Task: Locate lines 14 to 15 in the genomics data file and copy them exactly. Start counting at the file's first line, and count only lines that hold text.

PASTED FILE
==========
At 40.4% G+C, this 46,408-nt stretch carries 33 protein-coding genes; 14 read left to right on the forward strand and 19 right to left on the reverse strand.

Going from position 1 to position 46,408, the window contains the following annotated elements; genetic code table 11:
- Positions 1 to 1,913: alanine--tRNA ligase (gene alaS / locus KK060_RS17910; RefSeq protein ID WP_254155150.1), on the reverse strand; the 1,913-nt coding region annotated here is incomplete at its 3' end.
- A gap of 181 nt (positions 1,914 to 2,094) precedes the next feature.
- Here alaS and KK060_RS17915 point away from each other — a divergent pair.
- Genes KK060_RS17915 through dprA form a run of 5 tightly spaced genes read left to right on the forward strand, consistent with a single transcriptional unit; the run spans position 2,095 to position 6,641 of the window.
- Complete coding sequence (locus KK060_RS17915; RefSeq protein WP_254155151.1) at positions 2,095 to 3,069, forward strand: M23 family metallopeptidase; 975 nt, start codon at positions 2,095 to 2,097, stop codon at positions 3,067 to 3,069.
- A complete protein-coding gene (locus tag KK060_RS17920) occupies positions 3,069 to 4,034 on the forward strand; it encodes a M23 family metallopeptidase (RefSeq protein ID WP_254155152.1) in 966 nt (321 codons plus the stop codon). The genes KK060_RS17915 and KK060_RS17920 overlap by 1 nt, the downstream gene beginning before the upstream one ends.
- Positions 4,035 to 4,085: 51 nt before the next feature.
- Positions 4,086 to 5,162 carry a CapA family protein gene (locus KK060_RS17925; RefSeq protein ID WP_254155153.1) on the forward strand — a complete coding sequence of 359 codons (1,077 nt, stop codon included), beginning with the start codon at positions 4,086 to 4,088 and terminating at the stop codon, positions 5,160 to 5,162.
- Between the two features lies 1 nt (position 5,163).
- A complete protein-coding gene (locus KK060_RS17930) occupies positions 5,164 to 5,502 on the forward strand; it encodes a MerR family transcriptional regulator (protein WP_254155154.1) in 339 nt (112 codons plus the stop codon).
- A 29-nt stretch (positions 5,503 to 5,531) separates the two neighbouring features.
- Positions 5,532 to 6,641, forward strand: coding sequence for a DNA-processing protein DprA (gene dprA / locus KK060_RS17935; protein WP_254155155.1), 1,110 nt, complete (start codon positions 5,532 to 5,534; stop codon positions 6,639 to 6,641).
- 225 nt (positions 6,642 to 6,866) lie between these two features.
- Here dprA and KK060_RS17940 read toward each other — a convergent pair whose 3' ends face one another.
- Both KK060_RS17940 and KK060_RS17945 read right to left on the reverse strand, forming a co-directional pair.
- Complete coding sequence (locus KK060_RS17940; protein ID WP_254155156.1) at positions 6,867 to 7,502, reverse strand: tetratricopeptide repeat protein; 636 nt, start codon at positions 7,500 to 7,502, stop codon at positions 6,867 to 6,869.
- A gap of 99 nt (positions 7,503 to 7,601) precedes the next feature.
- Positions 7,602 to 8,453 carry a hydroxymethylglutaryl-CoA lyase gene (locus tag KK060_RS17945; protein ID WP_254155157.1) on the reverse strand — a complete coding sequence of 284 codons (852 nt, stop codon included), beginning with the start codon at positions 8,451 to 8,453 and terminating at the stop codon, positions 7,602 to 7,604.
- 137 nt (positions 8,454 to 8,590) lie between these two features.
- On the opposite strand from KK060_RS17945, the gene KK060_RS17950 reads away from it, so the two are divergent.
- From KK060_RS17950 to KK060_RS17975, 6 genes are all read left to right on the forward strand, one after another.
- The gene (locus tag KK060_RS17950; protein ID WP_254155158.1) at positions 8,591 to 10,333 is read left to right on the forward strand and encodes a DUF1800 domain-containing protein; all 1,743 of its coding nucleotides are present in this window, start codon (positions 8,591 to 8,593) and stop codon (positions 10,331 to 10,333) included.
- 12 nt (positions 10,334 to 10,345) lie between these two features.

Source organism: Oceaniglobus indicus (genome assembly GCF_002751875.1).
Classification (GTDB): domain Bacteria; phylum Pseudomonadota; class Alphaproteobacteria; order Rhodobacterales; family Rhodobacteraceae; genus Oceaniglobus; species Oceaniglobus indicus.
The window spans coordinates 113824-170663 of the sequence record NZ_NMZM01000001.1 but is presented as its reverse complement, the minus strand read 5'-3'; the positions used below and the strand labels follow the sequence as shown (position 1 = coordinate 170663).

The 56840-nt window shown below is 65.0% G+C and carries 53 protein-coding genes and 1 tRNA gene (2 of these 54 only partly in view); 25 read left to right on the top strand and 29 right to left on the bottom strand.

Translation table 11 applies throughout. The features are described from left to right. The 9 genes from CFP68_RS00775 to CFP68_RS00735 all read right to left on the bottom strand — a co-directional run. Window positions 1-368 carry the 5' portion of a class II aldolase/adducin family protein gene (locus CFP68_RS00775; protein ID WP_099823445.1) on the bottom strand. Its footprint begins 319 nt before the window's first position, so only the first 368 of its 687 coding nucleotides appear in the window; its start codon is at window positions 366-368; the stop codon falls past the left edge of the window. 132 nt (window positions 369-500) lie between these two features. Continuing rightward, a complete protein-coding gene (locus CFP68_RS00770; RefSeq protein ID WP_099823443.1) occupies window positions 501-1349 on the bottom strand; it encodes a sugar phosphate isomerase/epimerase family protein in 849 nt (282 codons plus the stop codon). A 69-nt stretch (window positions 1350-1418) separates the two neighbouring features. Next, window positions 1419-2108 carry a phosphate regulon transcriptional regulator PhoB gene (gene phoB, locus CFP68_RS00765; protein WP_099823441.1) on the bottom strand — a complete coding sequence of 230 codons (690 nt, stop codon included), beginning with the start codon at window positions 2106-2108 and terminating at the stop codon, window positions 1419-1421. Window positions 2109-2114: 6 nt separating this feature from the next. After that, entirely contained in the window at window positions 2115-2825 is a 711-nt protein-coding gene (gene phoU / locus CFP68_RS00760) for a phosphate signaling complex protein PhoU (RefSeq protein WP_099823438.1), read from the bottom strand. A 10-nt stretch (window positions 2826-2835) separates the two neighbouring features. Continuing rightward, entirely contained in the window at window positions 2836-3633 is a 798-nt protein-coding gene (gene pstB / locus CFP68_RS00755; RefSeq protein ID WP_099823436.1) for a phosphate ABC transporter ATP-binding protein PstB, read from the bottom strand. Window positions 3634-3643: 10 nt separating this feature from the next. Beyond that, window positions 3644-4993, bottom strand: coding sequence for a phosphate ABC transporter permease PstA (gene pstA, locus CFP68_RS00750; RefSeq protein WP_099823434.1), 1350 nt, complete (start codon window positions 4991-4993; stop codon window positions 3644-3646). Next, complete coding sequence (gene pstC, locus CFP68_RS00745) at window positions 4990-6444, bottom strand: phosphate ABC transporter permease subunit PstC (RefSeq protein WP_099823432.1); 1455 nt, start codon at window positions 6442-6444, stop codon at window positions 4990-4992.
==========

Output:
- Positions 5,532 to 6,641, forward strand: coding sequence for a DNA-processing protein DprA (gene dprA / locus KK060_RS17935; protein WP_254155155.1), 1,110 nt, complete (start codon positions 5,532 to 5,534; stop codon positions 6,639 to 6,641).
- 225 nt (positions 6,642 to 6,866) lie between these two features.